Herman Cain: The first post-racial candidate?
Herman Cain remains a key figure in the race for the Republican presidential nomination. Yet, compared to four years ago, his race hardly seems to be an issue.
Politically, Barack Obama and Herman Cain could not be more different.
Mr Obama is a centrist Democrat, Mr Cain a neo-conservative Republican. Mr Cain believes that people who can't get a job in the US only have themselves to blame; Mr Obama favours government intervention to lower the unemployment rate. Mr Obama is a former community organiser, while Mr Cain is a former CEO.
They only have two things in common: both men received Secret Service protection relatively early in the campaign compared to other candidates, and both men are black.
While the nation engaged in open conversations about race in the 2008 campaign, in 2011 it has not been discussed nearly as much as Cain's 9-9-9 plan, his conservative stance on immigration or his foreign policy gaffes.
Insignificant v incidental
"On one level, it's not a new story because the president is black," says Peniel Joseph, a professor of history at Tufts University in Boston, Massachusetts. After months and months of exhaustive conversations about race in America in 2008, he says, the electorate is over it.
The election of Barack Obama, however, did not turn America into a colour-blind society. But the dynamics of Herman Cain's campaign are very different to those of Mr Obama's, and the country is very different, too.
"For him it's not that race is insignificant as I think it's incidental," says John White, a professor of politics at Catholic University in Washington DC. "Largely because I'm not sure if the primary electorate on the Republican side has grappled with the idea that he would be the nominee."
Herman Cain, he argues, is also not taken seriously as a candidate the same way Mr Obama was.
"People right from the beginning pegged Obama as a potential president. At one point in the summer, even though he was 20 points behind Hillary Clinton, Obama was raising significant sums of money. He was putting together an organisation that was credible," says Mr White. "I don't think that that's happened with Herman Cain."
Mr Cain's recent flubs, along with accusations of sexual harassment, have led to him slipping in the polls, though he is still favoured among early primary voters. Still, political analysts believe that Mr Cain is one of several candidates a dissatisfied Republican party is trying on before settling with the safe but unsatisfying Mitt Romney.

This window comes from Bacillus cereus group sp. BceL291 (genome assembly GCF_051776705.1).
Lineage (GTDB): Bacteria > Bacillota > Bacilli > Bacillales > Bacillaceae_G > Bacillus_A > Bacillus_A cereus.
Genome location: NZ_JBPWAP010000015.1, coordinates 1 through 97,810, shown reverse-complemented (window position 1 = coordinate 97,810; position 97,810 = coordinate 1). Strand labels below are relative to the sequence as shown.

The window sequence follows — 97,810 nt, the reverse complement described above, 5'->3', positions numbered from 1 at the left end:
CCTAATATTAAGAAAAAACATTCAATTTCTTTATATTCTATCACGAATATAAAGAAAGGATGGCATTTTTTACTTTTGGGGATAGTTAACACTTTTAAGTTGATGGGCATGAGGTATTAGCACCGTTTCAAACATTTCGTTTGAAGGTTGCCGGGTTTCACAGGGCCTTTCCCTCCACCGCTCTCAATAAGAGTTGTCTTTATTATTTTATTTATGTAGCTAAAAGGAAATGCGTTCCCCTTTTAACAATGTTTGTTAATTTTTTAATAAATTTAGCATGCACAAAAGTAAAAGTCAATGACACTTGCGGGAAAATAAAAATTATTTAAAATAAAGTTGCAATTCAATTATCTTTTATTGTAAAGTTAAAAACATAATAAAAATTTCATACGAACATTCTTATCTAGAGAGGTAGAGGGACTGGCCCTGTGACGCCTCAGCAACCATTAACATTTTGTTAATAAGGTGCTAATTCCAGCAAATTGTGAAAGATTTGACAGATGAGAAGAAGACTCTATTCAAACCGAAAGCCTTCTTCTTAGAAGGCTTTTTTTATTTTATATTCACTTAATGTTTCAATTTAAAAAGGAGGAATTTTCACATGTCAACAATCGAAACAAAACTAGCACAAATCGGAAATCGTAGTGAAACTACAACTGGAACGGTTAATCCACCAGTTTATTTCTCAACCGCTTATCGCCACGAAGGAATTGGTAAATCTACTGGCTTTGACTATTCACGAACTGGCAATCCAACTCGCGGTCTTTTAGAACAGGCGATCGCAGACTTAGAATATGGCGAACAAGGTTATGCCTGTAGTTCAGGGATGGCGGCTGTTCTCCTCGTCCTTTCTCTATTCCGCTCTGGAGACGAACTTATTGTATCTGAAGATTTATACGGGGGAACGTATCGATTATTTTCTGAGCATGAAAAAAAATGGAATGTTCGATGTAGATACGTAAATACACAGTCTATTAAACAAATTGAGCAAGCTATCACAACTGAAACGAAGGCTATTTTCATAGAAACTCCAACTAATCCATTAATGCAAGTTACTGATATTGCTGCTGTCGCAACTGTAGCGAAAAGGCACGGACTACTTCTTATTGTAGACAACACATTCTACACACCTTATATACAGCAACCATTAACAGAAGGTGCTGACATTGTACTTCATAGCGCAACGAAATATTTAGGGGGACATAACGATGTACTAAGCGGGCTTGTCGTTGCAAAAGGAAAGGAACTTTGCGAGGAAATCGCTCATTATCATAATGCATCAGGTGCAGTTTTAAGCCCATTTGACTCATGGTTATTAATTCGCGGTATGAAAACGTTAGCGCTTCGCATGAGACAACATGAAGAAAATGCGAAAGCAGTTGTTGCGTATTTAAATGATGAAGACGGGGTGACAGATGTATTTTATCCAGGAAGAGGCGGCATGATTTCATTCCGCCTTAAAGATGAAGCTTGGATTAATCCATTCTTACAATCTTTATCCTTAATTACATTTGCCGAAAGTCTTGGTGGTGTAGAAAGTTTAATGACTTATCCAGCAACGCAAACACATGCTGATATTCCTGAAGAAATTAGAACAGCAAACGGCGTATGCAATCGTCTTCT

As the primaries begin, historians and pundits will get a clearer view of Mr Cain's chances of securing the nomination, and with it the larger implications for American history.
"If we start hearing about him as a viable candidate in the winter of 2012, then I think the discussion of having an incumbent black president and a very serious black contender will begin," Michael Dawson, professor of political science at the University of Chicago.
It is not unprecedented for black candidates to shine during this stage of the primaries, Mr Dawson notes. He cites both Colin Powell and Alan Keyes as two black Republicans who showed early promise but failed to secure the nomination.
Mr Powell, who never declared a candidacy, still won the 1996 New Hampshire primary on a write-in campaign. Mr Keyes took second.
The authenticity question
The few conversations about Mr Cain's race have pitted him against Mr Obama yet again, with comparisons over who is blacker - a variation on 2008 conversations about the Obama candidacy.
Some conservatives hinted that because Mr Cain had a more traditionally African-American upbringing than Mr Obama, he was the more authentic black candidate.
Progressives, meanwhile, have complained that Mr Cain's declarations of "Shucky Ducky" and his penchant for singing spirituals pandered to white stereotypes.
But that those topics have failed to take off outside of a few blog posts and TV talk shows speaks to how racial discourse has evolved since Mr Obama's election.
"I think the discussion in the country around racial authenticity is more sophisticated partly due to the conversations we had around President Obama's candidacy in 2008," says Mr Dawson, author of Not In Our Lifetimes: The Future of Black Politics. "I don't think that discussion itself has as much traction as it did four years ago."
Mr Cain and Mr Obama, says Mr Dawson, both present as "politically white". Removed from black activism and nationalism, they therefore appear less radicalised to voters. Mr Cain, on the right, is even more familiar.
"None of his major policy positions in terms of foreign policy, fiscal policy, in terms of how he views race in the United States, resonate at all with the majority of the black community. In that way he's very much within the mainstream of the socially conservative tradition," says Mr Dawson. Indeed, the complaints of racism against Barack Obama were often strongest when he was pushing progressive legislation.
"Conservatives are delighted because Herman Cain is disproving the notion the right wing of the conservative party, that the Tea Party is racist or not a big tent," says Mr Joseph, author of Dark Days, Bright Nights: From Black Power to Barack Obama.
"In 2011 his race doesn't matter and might even be a plus," to conservative supporters, says Mr Joseph. "You can say that's a kind of progress."
Mr Joseph also suggests that the outsider in this election is not the black candidate, but Mr Romney, who is Mormon and - even worse - a moderate.
Herman Cain is not making progress, however, with black voters. "We have some test polls that show the African American constituency solidly behind Barack Obama. They're unshakeable," says Mr White.